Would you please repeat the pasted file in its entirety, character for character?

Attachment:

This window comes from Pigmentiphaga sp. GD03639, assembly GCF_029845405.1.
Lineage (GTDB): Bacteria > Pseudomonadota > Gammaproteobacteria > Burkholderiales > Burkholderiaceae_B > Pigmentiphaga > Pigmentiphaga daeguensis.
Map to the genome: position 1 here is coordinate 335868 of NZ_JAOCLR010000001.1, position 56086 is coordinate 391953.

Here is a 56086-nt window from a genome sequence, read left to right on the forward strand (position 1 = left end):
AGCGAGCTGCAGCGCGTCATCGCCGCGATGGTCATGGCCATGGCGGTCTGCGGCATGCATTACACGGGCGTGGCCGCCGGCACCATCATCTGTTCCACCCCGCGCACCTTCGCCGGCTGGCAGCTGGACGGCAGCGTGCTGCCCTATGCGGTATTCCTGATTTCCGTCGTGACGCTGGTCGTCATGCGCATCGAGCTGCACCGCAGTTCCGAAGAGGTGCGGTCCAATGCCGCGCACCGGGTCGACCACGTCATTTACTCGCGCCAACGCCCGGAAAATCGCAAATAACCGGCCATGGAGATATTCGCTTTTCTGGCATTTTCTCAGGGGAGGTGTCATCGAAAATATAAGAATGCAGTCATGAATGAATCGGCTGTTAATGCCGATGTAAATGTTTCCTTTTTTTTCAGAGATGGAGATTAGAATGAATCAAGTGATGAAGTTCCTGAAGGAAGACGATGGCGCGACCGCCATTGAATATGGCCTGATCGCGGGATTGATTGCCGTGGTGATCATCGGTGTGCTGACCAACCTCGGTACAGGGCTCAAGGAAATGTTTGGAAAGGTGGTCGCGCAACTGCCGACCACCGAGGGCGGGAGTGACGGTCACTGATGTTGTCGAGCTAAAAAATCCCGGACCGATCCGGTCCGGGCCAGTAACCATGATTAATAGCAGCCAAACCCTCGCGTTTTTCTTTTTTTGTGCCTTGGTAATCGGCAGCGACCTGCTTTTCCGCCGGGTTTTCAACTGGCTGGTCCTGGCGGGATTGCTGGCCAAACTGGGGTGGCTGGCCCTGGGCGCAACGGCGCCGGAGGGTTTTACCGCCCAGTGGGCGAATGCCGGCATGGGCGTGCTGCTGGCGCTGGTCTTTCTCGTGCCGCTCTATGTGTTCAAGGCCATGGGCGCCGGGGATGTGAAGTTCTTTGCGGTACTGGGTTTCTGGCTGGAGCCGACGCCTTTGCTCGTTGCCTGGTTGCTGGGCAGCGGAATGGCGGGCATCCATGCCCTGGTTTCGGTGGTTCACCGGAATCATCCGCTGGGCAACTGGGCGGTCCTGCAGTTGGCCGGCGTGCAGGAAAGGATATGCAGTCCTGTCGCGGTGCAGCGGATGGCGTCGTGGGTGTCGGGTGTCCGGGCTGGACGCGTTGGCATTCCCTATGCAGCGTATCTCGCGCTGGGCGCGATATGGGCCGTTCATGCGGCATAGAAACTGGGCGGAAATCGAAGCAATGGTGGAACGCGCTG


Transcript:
This window comes from Pigmentiphaga sp. GD03639, assembly GCF_029845405.1.
Lineage (GTDB): Bacteria > Pseudomonadota > Gammaproteobacteria > Burkholderiales > Burkholderiaceae_B > Pigmentiphaga > Pigmentiphaga daeguensis.
Map to the genome: position 1 here is coordinate 335868 of NZ_JAOCLR010000001.1, position 56086 is coordinate 391953.

Here is a 56086-nt window from a genome sequence, read left to right on the forward strand (position 1 = left end):
AGCGAGCTGCAGCGCGTCATCGCCGCGATGGTCATGGCCATGGCGGTCTGCGGCATGCATTACACGGGCGTGGCCGCCGGCACCATCATCTGTTCCACCCCGCGCACCTTCGCCGGCTGGCAGCTGGACGGCAGCGTGCTGCCCTATGCGGTATTCCTGATTTCCGTCGTGACGCTGGTCGTCATGCGCATCGAGCTGCACCGCAGTTCCGAAGAGGTGCGGTCCAATGCCGCGCACCGGGTCGACCACGTCATTTACTCGCGCCAACGCCCGGAAAATCGCAAATAACCGGCCATGGAGATATTCGCTTTTCTGGCATTTTCTCAGGGGAGGTGTCATCGAAAATATAAGAATGCAGTCATGAATGAATCGGCTGTTAATGCCGATGTAAATGTTTCCTTTTTTTTCAGAGATGGAGATTAGAATGAATCAAGTGATGAAGTTCCTGAAGGAAGACGATGGCGCGACCGCCATTGAATATGGCCTGATCGCGGGATTGATTGCCGTGGTGATCATCGGTGTGCTGACCAACCTCGGTACAGGGCTCAAGGAAATGTTTGGAAAGGTGGTCGCGCAACTGCCGACCACCGAGGGCGGGAGTGACGGTCACTGATGTTGTCGAGCTAAAAAATCCCGGACCGATCCGGTCCGGGCCAGTAACCATGATTAATAGCAGCCAAACCCTCGCGTTTTTCTTTTTTTGTGCCTTGGTAATCGGCAGCGACCTGCTTTTCCGCCGGGTTTTCAACTGGCTGGTCCTGGCGGGATTGCTGGCCAAACTGGGGTGGCTGGCCCTGGGCGCAACGGCGCCGGAGGGTTTTACCGCCCAGTGGGCGAATGCCGGCATGGGCGTGCTGCTGGCGCTGGTCTTTCTCGTGCCGCTCTATGTGTTCAAGGCCATGGGCGCCGGGGATGTGAAGTTCTTTGCGGTACTGGGTTTCTGGCTGGAGCCGACGCCTTTGCTCGTTGCCTGGTTGCTGGGCAGCGGAATGGCGGGCATCCATGCCCTGGTTTCGGTGGTTCACCGGAATCATCCGCTGGGCAACTGGGCGGTCCTGCAGTTGGCCGGCGTGCAGGAAAGGATATGCAGTCCTGTCGCGGTGCAGCGGATGGCGTCGTGGGTGTCGGGTGTCCGGGCTGGACGCGTTGGCATTCCCTATGCAGCGTATCTCGCGCTGGGCGCGATATGGGCCGTTCATGCGGCATAGAAACTGGGCGGAAATCGAAGCAATGGTGGAACGCGCTG